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Scott Wallace
The Unconquered: In Search of the Amazon's Last Uncontacted Tribes
Reviewed by: Rick Kleffel © 2011

Crown / Random House
US Hardcover First Edition
ISBN 978-0-307-46296-1
Publication Date: 10-18-2011
512 Pages; $26
Date Reviewed: 11-26-2011

Index:  Non-Fiction

We will never know our world. For every path cleared, every exploration, every satellite photo of every square inch of land and sea and even what lies beneath both, there will always be some place that we cannot see, some one we cannot know. And those places, those people, we will fill with stories, and one story in particular: Here be monsters.

Every age believes that it has witnessed the final conquest of all that there is to be known, only to be held ignorant by the age that follows. The stories each age tells of its conquests of the unknown, of victory over monsters, of expeditions into the last frontier prove to be much more informative about the explorers than the explored. In this age, of technological triumph, Scott Wallace's 'The Unconquered: In Search of the Amazon's Last Uncontacted Tribes' is not just a thrilling example of storytelling. It's a look into our own unconquered hearts of darkness.

Wallace's book certainly comes with lots of thrills. He's selected at the last minute to join an expedition led by Sydney Posuelo, head of Brazil's Department of Isolated Indians to gather information on an uncontacted tribe known only as the "Arrow People," without actually contacting them. Between the contradiction built into the mission, the significant hazards of the Amazonian jungle and the Posuelo's obsessive, eccentric mood swings, just getting from the beginning to the end of the trail is fraught with danger. But with great skill, Wallace tells this story as he weaves in the historical back story that informs the men and their mission. It's not a happy history, but it makes for great reading.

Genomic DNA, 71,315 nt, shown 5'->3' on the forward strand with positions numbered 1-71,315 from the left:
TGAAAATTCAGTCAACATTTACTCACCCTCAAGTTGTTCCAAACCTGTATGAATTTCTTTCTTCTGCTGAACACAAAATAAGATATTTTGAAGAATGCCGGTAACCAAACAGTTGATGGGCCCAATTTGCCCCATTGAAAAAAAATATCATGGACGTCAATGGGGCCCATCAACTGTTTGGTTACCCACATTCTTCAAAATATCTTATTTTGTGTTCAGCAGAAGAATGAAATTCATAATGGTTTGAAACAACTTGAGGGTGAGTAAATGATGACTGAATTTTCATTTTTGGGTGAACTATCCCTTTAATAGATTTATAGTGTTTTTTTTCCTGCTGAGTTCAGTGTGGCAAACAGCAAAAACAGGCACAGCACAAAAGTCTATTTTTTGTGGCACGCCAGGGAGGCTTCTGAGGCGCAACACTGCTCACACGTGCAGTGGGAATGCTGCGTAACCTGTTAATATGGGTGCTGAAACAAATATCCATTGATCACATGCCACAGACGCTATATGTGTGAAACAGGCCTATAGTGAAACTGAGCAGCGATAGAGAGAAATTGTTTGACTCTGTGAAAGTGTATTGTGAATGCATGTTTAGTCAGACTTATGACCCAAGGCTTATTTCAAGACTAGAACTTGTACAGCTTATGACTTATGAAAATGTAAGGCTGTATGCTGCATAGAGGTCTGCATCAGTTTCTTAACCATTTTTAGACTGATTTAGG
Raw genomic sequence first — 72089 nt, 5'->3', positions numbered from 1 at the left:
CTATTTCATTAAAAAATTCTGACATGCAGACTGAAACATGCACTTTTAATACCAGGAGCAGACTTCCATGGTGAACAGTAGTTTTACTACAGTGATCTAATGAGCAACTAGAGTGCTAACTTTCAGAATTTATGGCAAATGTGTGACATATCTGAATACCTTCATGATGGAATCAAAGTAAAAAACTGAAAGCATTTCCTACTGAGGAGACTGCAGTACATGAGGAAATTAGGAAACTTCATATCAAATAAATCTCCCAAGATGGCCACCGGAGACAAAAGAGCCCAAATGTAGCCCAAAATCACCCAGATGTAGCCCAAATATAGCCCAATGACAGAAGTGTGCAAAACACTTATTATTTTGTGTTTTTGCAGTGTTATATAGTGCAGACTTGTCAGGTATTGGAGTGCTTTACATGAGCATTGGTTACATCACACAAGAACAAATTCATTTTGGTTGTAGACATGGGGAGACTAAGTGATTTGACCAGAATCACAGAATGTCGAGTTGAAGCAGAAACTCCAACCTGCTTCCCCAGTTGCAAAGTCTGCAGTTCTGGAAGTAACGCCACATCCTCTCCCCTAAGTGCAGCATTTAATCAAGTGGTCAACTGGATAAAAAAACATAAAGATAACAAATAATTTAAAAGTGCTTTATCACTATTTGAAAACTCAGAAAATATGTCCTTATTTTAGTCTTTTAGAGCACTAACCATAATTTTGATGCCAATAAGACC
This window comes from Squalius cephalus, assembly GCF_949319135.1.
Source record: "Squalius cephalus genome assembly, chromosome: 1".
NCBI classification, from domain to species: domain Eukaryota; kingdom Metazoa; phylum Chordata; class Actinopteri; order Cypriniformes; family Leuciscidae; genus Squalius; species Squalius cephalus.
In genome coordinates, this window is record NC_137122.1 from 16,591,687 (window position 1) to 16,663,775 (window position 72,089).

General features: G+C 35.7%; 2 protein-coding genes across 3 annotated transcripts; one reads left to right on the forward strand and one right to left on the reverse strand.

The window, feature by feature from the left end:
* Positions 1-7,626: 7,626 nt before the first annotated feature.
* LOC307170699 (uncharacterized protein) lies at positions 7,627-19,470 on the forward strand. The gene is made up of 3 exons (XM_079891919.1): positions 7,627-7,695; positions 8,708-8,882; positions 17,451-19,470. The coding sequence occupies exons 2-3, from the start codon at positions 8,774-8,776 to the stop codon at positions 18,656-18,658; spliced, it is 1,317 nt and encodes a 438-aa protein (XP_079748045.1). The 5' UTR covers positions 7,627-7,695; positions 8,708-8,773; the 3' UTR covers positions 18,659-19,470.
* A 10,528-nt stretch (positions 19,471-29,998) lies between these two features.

'The Unconquered' reads very much like a novel, and in this regard, Wallace does a great job with a wild and diverse cast of characters, himself included. As our storyteller, Wallace is as steady as he can be, but he does not spare himself when he's in the thick of bullet ants on a monkey meat diet. Posuelo is the main character, a larger-than-life explorer out of Joseph Conrad, frightening, changeable, but also, effective. Wallace realizes that he needs Posuelo, as well as the combustible crew of mixed-breeds and Indians in order to get him out of the jungle. Their web of interactions, grumbles, quarrels, threats and promises is a fascinating, real-life portrait of men in peril on the latest frontier.

Carrying all this is Wallace's effective prose, propulsive when it needs to be, descriptive when it needs to be and never in the way. 'The Unconquered' is a gripping, fast-paced story of exploration, obsession and the conflict not just with other civilizations, but within our own. We are very busy creatures, always trying to understand the other. 'The Unconquered' suggests that our explorations into the unknown reveal how little we know about ourselves. You might read this book, then look in the mirror and realize: Here be monsters.

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